to have stalled. -Patrick Moore

MUSLIMS SAY "THERE IS NO OTHER CHOICE." The VOA on 24 April quoted
Bosnian President Alija Izetbegovic as saying that the only choice
for the international community in view of Serb intransigence
is either to launch air strikes against Serb guns or lift the
arms embargo on Bosnia to let the Muslims defend themselves.
The New York Times quoted the Bosnian leader as saying that the
Croats and Serbs are now seeking to partition his country, while
Reuters the next day noted his foreign minister's appeals to
the Organization of the Islamic Conference meeting in Pakistan
for military, diplomatic, and financial aid. The BBC said that
King Fahd of Saudi Arabia donated $20 million for humanitarian
assistance, bringing the Saudi total for relief work to $100
million. -Patrick Moore

CROAT-MUSLIM CEASE-FIRE PROVES TENUOUS. Reuters on 24 April reported
that Croats and Muslims in the Mostar area were respecting a
cease-fire signed by their leaders Mate Boban and Izetbegovic.
The BBC the next day, however, said that Croatian guns in central
Bosnia were bombarding Muslim emplacements above Vitez while
Muslims attacked a Croatian village. A local Muslim commander
told reporters that he had not heard of any cease-fire. Meanwhile,
mutual accusations flew between the two sides over the responsibility
for the outbreak of fighting between the nominal allies in recent
weeks. Each side said that the other was trying to grab land
in anticipation of a peace settlement, while the Croatian media
and some Croat officials suggested that the Bosnian army is heavily
infiltrated by agents of the former Yugoslav military intelligence
agency, KOS. The Reuters report made it clear that local fighters
on both sides in Mostar blame the conflict on interference by
outsiders. -Patrick Moore

THE POPE VISITS ALBANIA. On 25 April Pope John Paul II paid a
one-day visit to Albania, the first ever by a reigning pontiff.
He was greeted in Tirana by President Sali Berisha and by Mother
Teresa, who is an ethnic Albanian born in what is now Macedonia.
Berisha cautioned that "Belgrade is waiting for the right moment
to start massacring [Kosovo Albanians] and ethnically cleansing
its territory, which will provoke a Balkan war," Western news
agencies said. The 26 April Frankfurter Allgemeine Zeitung notes
that the Pope's message stressed the themes of resurrection and
hope following Albania's liberation from communism and at a time
when material prospects in the country appear bleak. "What happened
in Albania is something which has never been seen in history.
Your experience is one of death and resurrection, which belongs
to the entire Church and the whole world." The 26 April Die Presse
says that 100,000 persons welcomed the Pope in Shkoder. -Patrick
Moore

MACEDONIAN UPDATE. Meeting with Macedonian leaders in Skopje
on 23 April Lord David Owen indicated that resolution of the
differences between Greece and Macedonia may occur as early as
1 May, according to MILS. Meantime, the International Monetary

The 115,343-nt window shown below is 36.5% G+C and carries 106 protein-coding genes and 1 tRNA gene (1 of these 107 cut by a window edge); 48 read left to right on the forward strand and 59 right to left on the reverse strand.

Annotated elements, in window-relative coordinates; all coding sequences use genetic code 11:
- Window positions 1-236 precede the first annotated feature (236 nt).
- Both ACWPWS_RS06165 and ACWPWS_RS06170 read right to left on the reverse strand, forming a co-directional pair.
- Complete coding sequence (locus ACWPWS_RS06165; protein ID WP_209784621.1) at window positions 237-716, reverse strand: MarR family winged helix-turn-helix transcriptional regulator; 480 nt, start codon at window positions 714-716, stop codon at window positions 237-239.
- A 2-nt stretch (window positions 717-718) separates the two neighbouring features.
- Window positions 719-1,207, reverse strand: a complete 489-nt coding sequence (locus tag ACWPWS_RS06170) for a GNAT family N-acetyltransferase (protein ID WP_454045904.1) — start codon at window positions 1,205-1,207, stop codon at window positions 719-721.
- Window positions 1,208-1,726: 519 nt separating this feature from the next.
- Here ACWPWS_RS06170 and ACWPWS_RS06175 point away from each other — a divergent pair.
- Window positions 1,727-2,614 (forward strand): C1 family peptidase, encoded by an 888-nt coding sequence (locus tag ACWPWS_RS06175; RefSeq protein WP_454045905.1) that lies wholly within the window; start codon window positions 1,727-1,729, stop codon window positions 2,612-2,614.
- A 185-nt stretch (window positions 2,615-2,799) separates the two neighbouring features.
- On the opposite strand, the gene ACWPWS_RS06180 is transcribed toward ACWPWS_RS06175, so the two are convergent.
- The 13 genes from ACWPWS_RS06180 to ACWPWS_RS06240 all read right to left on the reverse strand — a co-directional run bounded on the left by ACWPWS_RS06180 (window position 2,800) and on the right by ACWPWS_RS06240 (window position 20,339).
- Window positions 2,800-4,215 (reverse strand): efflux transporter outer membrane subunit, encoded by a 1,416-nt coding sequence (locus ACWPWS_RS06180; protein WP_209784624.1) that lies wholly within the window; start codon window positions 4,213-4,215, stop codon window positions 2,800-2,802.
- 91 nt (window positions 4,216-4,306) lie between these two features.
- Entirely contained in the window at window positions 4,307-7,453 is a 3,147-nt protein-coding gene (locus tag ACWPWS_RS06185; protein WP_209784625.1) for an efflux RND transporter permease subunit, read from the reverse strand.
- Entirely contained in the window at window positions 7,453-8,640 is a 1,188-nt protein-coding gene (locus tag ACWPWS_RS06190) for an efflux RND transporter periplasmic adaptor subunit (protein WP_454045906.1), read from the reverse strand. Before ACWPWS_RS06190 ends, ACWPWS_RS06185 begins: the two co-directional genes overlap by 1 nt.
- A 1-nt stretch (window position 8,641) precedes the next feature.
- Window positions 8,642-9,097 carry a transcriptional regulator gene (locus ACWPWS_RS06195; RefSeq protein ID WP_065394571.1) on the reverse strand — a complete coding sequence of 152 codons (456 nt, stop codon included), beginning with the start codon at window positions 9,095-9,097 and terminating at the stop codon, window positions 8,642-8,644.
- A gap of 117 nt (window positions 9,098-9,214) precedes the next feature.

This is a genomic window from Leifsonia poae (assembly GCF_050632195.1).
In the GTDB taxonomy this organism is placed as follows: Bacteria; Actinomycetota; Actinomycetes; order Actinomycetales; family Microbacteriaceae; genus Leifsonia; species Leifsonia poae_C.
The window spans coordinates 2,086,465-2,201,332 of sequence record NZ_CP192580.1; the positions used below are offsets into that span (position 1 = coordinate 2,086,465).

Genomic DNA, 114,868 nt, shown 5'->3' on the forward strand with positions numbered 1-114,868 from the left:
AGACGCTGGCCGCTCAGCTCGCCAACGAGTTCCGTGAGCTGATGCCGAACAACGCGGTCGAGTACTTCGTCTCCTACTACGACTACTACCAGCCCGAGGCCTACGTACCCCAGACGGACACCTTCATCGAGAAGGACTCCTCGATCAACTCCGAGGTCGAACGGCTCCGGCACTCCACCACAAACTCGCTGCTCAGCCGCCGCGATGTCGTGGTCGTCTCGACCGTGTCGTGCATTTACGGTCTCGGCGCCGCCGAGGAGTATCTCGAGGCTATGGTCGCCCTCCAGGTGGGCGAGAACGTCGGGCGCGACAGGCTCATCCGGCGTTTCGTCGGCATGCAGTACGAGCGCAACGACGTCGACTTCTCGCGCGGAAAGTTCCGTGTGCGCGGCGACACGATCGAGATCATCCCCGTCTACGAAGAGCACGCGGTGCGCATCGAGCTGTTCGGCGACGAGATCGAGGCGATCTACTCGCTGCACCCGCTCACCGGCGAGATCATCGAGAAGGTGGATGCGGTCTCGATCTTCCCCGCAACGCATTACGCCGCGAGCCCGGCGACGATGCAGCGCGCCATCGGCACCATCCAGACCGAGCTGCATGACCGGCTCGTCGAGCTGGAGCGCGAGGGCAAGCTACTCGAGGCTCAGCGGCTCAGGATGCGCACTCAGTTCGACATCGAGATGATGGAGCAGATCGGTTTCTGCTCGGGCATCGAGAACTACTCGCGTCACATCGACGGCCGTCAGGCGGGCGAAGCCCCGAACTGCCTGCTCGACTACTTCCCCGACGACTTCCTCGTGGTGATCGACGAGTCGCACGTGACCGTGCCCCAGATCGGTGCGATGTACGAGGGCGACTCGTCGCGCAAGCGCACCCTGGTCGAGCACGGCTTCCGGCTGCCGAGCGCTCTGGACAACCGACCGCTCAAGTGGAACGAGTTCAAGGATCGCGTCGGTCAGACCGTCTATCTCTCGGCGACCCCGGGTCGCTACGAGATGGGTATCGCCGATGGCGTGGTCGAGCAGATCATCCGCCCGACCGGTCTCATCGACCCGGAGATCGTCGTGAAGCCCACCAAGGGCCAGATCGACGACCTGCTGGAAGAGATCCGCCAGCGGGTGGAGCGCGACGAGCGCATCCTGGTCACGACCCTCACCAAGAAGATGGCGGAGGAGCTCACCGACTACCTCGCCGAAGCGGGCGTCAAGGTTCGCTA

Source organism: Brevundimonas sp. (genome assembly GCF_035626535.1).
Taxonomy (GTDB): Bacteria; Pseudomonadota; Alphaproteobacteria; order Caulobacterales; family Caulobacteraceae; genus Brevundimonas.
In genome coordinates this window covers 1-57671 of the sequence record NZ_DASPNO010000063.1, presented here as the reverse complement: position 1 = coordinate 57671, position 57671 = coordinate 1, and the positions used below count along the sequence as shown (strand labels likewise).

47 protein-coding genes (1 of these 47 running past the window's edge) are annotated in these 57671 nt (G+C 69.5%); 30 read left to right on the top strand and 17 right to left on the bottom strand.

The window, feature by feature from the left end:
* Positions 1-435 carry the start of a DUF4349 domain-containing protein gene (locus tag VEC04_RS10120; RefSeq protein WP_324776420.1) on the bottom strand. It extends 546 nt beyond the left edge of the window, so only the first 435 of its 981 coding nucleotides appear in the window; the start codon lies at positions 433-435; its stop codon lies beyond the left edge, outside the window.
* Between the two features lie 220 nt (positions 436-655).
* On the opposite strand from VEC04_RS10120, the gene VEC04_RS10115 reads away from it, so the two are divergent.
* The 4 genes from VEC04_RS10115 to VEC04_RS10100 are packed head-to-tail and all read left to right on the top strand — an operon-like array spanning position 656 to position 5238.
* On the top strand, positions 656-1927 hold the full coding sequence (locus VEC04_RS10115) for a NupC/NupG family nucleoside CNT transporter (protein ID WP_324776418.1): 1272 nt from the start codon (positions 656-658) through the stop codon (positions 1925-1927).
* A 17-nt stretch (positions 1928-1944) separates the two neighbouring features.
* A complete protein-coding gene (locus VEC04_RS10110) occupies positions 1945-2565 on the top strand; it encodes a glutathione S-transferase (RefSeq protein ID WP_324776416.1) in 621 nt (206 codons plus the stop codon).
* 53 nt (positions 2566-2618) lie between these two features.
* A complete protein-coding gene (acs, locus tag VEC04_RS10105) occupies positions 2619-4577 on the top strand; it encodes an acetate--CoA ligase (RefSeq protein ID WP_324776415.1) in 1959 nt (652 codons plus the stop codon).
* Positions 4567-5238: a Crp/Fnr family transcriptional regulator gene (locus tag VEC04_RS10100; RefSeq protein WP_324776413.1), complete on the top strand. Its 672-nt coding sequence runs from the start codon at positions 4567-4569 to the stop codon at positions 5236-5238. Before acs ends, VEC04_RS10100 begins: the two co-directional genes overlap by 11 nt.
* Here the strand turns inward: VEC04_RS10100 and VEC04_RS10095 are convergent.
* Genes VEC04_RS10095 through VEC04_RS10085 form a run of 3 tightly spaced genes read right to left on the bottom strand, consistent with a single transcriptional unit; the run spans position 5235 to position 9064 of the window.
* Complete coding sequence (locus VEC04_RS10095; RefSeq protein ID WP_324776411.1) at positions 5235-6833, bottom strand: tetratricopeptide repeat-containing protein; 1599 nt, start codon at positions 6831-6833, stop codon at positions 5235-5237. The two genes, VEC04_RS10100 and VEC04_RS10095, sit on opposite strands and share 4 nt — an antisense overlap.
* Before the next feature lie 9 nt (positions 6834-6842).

Fund announced that Macedonia has become a member of that organization
retroactive to 1 December 1992. -Duncan Perry

BULGARIAN AUTHORITIES BLOCK PAN-MACEDONIAN RALLIES. Bulgarian
police and special forces on 24 April stopped demonstrations
of Ilinden, the pan-Macedonian organization, BTA reports. Small
groups of Ilinden supporters who gathered near the city of Melnik
to celebrate the anniversary of the death of early 20th-century
revolutionary, Jane Sandanski, were quickly dispersed by the
authorities. The police action was personally supervised by Prosecutor
General Ivan Tatarchev. Eyewitness accounts indicate that in
the village of Loznitsa the police used violence against the
activists. The Ilinden organization holds that much of the population
in southwest Bulgaria-the Pirin area-comprises ethnic Macedonians.
It was declared illegal by a Bulgarian court in August 1990.
-Kjell Engelbrekt

FORBES ON BULGARIAN ARMS TRADE. Forbes magazine says a Bulgarian
arms trading company, Kintex, has during the last three years
continued to do business with countries at war, anti-Western
governments, and terrorist organizations. In its 10 May issue
Forbes writes that in 1992 alone Kintex has concluded $100 million
in arms deals with Iraq, Libya, and the rump Yugoslavia. In all
Kintex says it exported around $250 million in arms last year.
The article also suggests that Bulgaria has become a center of
illegal arms trading with the former Soviet bloc, with Kintex
at the core. In Trud of 26 April, however, Kintex director Anton
Saldzhiyski says his company adheres strictly to international
regulations. -Kjell Engelbrekt

HAVEL IN GERMANY. On 24 April Czech President Vaclav Havel arrived
in Germany for a three-day visit. CTK and international media
report that Havel received the Theodor Heuss Prize, named after
the first president of the Federal Republic of Germany, in recognition
of Havel's struggle for freedom and human rights. Also in Stuttgart
on the 24th, Havel and German President Richard von Weizsaecker
held a public discussion, mainly on East-West relations. Von
Weizsaecker called on the West to be more open to Eastern Europe.
On the 25th Havel visited Hamburg, where he signed the city's
Golden Book. Speaking to journalists, he said that the Czech
Republic wants EC membership but acknowledged that this is going
to take time. The Czech President is scheduled to meet with German
Chancellor Helmut Kohl, Parliament President Rita Suessmuth,
and Foreign Minister Klaus Kinkel and 26 April. -Jiri Pehe

KOVAC COMMENTS ON US TRIP. Speaking to journalists in Bratislava
on 24 April, after his return from the first-ever trip of a Slovak
president to the United States, Michal Kovac said that the situation